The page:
Wednesday, January 26, 2005

Gershwin's Legacy

I stumbled across this article on George Gershwin while reading the Arts & Letters Daily. This, by the way, is a fine website filled with all sorts of interesting articles, essays, book reviews, and editorials. George Gershwin's life is summarized in this New Yorker article. Its really an amazing biographic article which sheds a little bit more light onthe creator of such masterpieces as “Swanee”, “Tee-Oodle-Um-Bum-Bo", and of course "Rhapsody in Blue." For those to lazy to click the link above, I'll include a small excerpt from the article.

Didn’t you play anything when you were a boy?” the reporter asked. To which the composer replied, not without pride, “Only hooky.” Gershwin credited his unlikely achievement to “the combination of New York, where I was born, and the rising, exhilarating rhythm of it, with centuries of hereditary feeling back of me.”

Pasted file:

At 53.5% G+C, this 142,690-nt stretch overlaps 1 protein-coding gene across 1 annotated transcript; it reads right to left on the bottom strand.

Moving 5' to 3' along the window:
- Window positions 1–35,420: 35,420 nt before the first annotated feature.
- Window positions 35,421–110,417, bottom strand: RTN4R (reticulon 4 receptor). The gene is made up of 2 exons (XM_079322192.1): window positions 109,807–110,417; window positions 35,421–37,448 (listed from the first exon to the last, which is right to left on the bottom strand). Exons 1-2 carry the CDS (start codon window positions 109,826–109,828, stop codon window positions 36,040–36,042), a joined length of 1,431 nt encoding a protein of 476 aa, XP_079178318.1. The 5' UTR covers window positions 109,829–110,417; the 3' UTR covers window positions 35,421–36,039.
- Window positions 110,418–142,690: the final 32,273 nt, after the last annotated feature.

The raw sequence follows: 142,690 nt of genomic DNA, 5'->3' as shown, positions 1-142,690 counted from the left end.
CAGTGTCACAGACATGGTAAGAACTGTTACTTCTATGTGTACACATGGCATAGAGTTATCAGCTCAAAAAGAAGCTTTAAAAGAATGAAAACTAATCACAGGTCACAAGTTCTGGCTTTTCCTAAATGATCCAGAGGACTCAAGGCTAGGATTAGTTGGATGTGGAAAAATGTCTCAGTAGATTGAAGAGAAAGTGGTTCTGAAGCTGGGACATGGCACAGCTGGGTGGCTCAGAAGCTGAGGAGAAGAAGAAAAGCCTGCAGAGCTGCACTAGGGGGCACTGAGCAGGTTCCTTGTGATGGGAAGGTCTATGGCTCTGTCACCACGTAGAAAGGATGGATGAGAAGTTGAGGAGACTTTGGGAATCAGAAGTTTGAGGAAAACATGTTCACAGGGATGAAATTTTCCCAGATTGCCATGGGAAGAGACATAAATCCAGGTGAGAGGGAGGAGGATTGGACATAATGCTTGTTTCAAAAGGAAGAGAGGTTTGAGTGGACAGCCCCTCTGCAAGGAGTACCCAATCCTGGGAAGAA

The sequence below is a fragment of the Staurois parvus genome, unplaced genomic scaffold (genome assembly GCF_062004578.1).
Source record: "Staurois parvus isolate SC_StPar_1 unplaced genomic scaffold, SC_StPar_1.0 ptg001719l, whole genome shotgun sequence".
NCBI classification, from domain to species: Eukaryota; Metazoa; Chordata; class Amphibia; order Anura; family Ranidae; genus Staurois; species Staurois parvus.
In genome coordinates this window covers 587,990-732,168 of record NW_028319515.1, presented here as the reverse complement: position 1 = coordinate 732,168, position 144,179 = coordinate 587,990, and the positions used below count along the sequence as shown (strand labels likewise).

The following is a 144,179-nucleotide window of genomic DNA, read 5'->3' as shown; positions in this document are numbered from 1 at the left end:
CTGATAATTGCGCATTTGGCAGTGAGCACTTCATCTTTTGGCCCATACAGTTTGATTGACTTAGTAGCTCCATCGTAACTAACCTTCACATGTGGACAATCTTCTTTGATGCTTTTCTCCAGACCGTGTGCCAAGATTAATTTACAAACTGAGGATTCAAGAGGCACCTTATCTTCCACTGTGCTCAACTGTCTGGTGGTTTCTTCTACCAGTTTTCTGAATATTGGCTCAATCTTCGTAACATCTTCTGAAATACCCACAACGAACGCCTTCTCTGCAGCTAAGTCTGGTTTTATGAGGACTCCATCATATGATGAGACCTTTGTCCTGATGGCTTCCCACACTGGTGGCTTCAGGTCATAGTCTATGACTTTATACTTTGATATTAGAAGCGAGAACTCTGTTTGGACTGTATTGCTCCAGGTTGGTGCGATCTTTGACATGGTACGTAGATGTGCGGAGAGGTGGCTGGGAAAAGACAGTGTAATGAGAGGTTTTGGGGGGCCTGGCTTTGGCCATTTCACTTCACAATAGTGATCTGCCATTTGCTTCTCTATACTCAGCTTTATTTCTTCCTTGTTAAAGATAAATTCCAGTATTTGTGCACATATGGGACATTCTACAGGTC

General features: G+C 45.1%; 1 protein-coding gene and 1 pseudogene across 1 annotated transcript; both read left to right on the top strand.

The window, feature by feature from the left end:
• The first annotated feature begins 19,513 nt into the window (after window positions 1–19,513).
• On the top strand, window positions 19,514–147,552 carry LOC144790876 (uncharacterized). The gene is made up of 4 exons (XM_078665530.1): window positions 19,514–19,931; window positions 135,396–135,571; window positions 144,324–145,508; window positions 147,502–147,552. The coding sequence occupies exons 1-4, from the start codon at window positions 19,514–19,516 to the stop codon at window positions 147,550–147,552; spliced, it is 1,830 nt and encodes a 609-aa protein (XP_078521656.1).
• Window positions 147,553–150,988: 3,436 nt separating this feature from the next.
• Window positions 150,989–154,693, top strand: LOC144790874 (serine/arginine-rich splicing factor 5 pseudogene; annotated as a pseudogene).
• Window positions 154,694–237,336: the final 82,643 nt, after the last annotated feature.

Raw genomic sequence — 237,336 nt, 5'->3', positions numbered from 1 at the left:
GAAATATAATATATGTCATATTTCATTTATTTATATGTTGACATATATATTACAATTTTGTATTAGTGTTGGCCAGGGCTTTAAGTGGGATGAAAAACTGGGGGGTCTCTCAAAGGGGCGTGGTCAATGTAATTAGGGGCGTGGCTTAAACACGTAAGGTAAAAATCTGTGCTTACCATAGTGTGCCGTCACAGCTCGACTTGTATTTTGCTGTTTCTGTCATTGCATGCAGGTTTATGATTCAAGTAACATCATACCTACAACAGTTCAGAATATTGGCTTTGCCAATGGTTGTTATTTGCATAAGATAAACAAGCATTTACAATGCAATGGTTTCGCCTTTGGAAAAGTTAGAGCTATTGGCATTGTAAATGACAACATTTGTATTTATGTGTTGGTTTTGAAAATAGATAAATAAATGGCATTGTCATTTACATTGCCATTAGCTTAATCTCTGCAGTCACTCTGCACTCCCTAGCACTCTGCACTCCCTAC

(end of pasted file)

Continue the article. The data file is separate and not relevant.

He had been saved by the piano. On a fateful day in 1910, a secondhand upright was hoisted through the family’s Second Avenue window and, to general shock, scapegrace street-fighting George, age twelve, sat down and tore through a popular tune like a vaudeville virtuoso. He had never studied a note. Many years later, Gershwin recalled the musical epiphanies of his early childhood: sitting transfixed outside a penny arcade as an automatic piano emitted noises that turned out to be Rubinstein’s “Melody in F”; feeling a “flashing revelation of beauty” when the strains of Dvorák’s “Humoresque” reached him from the school auditorium while he was, in fact, outside playing hooky. But now a piano had flown in through his window like an angel on a mission—which is as good a way as any of explaining how he could play. “Studying the piano made a good boy out of a bad one,” he informed an interviewer in 1924. “I was a changed person after I took it up.”


Jim said...

Rhrapsody In Blue. Enough said.